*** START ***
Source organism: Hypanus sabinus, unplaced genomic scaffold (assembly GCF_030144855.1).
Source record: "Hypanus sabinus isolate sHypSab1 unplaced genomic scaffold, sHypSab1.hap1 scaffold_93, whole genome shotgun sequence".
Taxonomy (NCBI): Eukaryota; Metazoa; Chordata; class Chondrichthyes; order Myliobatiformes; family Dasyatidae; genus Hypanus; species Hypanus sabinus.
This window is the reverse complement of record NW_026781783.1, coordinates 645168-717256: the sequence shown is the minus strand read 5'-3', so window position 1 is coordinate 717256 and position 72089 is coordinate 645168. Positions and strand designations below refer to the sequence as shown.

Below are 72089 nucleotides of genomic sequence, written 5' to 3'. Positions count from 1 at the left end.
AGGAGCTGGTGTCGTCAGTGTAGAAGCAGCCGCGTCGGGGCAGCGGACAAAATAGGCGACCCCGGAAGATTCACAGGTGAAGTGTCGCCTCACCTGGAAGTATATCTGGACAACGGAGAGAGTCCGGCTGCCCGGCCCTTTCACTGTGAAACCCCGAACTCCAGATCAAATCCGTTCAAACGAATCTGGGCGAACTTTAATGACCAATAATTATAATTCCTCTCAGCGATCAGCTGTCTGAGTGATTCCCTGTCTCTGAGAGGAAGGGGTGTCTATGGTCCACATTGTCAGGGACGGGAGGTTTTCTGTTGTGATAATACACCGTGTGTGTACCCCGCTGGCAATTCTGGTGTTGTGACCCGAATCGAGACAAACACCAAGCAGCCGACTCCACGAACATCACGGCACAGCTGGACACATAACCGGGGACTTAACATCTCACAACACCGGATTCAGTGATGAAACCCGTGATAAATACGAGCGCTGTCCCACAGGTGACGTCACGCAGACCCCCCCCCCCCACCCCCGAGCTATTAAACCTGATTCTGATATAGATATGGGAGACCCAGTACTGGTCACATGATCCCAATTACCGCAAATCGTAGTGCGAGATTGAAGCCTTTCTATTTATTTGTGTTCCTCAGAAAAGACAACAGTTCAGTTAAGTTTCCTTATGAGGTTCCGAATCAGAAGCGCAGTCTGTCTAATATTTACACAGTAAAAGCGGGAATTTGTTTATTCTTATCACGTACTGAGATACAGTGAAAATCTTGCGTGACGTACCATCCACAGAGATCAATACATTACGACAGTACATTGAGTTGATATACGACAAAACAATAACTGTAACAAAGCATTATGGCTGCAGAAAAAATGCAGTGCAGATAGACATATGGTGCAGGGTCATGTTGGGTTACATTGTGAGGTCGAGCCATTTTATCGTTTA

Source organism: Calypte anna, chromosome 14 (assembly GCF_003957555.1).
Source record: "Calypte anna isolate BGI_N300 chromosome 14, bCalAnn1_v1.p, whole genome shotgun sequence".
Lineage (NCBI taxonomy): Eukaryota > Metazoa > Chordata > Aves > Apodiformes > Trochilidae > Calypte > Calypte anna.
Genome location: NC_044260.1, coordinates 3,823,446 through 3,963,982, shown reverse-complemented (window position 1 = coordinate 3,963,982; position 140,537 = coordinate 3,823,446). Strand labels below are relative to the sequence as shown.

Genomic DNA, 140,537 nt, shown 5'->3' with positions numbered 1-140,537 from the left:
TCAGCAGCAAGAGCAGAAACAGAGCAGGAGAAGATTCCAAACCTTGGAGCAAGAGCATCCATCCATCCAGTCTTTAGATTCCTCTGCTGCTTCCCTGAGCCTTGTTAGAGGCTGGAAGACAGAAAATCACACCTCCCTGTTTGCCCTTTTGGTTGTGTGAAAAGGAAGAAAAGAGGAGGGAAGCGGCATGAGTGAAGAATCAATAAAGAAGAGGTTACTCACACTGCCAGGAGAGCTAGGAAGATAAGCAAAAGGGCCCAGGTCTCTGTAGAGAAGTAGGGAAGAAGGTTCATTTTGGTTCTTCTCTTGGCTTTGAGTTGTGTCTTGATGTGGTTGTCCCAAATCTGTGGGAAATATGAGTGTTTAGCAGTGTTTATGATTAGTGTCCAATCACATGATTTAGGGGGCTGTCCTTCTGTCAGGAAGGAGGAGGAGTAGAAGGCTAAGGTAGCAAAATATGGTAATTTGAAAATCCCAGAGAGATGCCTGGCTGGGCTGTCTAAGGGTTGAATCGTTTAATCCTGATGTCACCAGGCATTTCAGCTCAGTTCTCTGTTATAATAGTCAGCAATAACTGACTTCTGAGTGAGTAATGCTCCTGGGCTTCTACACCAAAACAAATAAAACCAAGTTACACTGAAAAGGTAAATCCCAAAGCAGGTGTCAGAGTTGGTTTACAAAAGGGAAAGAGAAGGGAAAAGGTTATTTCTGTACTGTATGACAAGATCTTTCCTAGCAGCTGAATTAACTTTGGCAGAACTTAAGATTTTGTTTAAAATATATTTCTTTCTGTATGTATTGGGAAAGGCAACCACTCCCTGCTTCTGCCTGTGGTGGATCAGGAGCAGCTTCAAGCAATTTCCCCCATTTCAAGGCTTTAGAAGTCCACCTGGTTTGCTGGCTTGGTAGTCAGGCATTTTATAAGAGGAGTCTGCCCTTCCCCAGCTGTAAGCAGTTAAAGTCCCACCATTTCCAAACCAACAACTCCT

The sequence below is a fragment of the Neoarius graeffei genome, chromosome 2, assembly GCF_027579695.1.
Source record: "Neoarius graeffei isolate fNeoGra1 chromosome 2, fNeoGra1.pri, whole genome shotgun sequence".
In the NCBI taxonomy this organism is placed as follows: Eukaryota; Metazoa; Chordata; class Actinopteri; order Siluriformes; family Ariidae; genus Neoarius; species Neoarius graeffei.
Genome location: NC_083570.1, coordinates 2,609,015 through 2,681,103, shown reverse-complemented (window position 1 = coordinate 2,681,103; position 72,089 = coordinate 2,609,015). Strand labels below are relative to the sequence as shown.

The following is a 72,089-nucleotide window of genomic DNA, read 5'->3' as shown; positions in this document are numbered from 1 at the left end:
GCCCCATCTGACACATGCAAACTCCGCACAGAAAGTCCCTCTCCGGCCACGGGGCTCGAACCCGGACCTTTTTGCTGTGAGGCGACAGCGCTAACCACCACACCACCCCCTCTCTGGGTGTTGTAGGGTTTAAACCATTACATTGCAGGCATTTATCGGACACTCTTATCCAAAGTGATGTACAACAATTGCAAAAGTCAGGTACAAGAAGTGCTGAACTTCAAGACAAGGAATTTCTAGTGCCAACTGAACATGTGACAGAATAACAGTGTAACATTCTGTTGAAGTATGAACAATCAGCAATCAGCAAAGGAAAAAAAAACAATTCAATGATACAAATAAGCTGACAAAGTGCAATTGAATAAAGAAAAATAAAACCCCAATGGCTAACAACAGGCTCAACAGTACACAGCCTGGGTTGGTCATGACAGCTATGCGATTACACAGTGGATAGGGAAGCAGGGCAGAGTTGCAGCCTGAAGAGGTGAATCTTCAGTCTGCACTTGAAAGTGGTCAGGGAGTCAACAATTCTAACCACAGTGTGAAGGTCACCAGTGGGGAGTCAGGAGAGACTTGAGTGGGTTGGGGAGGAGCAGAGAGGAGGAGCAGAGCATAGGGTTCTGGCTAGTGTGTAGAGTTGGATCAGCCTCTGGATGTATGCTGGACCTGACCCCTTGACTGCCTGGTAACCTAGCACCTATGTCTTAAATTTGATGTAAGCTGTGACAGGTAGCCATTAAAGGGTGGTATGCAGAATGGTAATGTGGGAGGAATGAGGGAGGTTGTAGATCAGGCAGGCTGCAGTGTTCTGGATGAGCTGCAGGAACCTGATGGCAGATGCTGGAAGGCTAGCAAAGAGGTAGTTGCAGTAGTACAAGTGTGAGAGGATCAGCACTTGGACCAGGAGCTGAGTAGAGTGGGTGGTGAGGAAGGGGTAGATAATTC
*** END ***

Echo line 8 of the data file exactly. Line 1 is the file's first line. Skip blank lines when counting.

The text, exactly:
Source record: "Calypte anna isolate BGI_N300 chromosome 14, bCalAnn1_v1.p, whole genome shotgun sequence".